I’m negotiating hotel contracts today, developing a relationship with a new audio visual management team and having fun with the “give and take” of the process. So, I’m taking notes along the way and sharing a few points from my experience.
- To begin with, consider developing your own contract. Create your own hotel contract template and send it to the hotel once you receive their proposal and before signing their contract. Get an attorney to read it if you need to.
- If the hotel doesn’t accept your contract, send them a list of “must have” items that you need included in the hotel’s contract. Much of this discussion should have already been negotiated following your request for proposal and any other earlier conversations. This really shouldn’t surprise them.
- Maybe this should be first in my notes, but…READ THE CONTRACT! Every word. Then repeat. Pay attention to what you are reading. Figure out exactly what is happening throughout each stage of your event. What are they charging you for? An extra microphone that won’t be used in a breakout room? An additional gallon or two of low octane decaf? Wi-Fi for a cocktail mixer? Check it out. There may be hidden zingers that you’ll regret not noticing once all is said and done. And remember to always negotiate for amenities like discounts on rooms or transportation.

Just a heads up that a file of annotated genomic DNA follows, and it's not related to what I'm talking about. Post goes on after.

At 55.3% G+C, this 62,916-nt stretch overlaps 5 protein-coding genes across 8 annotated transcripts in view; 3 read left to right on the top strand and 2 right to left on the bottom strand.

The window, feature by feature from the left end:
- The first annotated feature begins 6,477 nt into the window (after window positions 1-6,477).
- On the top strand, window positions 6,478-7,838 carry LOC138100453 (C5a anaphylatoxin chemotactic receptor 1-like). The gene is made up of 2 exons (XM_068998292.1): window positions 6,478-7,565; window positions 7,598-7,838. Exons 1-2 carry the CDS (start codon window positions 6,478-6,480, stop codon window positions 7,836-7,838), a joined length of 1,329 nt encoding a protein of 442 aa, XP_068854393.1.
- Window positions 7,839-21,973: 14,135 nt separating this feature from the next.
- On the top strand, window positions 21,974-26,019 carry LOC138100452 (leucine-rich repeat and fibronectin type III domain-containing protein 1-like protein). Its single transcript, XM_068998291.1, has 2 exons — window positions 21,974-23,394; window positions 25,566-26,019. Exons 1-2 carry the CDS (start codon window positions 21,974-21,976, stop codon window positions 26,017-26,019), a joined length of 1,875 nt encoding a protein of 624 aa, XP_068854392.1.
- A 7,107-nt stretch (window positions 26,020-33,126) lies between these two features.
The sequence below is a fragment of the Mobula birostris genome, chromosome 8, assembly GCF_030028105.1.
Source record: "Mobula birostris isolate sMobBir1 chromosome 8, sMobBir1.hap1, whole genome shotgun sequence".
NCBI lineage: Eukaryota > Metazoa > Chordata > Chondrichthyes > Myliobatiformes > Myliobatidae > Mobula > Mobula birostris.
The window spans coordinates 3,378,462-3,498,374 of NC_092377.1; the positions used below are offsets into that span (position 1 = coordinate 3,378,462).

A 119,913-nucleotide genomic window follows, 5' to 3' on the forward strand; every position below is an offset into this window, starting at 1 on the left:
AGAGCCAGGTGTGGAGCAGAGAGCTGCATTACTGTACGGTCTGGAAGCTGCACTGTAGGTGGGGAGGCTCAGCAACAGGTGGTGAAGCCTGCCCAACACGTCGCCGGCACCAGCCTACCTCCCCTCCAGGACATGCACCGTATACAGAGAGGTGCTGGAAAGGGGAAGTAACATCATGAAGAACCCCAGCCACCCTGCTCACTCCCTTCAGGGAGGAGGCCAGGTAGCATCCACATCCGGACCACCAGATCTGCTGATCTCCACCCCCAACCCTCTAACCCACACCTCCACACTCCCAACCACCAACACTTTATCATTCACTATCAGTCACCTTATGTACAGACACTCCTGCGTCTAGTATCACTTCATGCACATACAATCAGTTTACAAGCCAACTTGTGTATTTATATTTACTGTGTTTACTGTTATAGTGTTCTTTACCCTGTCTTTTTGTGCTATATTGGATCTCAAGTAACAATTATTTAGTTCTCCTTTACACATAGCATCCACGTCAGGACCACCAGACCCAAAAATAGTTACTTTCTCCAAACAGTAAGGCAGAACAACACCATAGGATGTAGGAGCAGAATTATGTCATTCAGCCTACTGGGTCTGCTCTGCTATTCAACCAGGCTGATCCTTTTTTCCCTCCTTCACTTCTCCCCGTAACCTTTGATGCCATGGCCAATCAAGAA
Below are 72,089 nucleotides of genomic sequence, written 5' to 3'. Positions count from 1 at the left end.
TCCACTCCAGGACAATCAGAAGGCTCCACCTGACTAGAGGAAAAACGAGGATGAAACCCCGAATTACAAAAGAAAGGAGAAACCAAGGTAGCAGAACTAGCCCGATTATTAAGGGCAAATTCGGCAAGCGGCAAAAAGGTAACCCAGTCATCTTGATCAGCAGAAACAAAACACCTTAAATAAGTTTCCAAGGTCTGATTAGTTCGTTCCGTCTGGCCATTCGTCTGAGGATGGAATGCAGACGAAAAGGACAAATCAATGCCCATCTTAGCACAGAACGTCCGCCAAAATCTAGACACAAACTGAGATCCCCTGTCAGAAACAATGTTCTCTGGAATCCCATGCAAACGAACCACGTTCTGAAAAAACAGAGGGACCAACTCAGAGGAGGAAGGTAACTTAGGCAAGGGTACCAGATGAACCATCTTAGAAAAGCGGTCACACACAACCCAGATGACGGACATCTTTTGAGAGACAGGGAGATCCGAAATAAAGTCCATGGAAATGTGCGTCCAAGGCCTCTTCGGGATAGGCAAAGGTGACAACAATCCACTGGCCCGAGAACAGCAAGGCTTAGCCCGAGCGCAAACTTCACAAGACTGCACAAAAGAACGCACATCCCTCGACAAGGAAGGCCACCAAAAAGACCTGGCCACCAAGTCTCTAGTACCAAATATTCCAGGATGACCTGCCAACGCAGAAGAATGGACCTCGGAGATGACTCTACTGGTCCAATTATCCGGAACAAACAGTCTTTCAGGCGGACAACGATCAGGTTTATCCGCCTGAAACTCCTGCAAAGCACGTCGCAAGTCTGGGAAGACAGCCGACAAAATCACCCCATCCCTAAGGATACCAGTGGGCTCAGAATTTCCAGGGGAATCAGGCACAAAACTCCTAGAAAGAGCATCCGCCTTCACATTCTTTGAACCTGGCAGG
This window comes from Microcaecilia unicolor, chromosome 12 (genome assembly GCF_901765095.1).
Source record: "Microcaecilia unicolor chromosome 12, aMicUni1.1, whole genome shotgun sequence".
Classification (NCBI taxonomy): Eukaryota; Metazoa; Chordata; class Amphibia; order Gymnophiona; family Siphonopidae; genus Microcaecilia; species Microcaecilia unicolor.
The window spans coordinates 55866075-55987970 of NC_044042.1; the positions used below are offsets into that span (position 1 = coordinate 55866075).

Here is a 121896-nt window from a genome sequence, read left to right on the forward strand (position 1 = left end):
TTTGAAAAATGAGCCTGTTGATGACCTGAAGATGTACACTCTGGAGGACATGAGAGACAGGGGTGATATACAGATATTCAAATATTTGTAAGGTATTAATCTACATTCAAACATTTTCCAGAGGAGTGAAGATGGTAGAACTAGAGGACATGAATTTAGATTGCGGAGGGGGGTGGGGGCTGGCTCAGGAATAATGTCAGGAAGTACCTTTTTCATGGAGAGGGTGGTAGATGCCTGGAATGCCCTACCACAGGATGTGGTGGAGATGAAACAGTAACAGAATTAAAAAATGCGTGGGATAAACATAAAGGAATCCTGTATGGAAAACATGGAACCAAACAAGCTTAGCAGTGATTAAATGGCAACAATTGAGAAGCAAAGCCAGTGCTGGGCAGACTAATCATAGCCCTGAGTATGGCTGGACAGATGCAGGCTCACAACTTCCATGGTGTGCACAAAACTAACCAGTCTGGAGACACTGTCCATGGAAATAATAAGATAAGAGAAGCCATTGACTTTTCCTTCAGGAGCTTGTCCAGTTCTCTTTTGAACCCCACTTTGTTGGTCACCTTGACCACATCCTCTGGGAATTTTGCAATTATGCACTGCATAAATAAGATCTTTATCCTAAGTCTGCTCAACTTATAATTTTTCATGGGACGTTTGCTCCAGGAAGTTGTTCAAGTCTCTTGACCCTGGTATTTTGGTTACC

- Make sure you know what the cancellation policies are. What are the penalties? And just as important, get in writing the penalties that apply to the hotel if they cancel the event or fail to honor the terms of the contract.
- Sell yourself and your event. Make sure the venue knows the value that your company and your event will bring to their property.
- Make sure everyone on your production team, including outside vendors, understands and can comply with the terms of the contract.
- Have a verbal conversation. Be sure that both you and the hotel understand the terms of the contract before signing. Don’t wait until the day of your event to ask about insurance coverage, or check-in policies.
- And finally, hotel contracts usually have clauses to protect the hotel if you cancel your event or don’t meet your room block. Truthfully, this is quite fair. After all, the hotel may be forfeiting other business in order to accommodate your amazing event.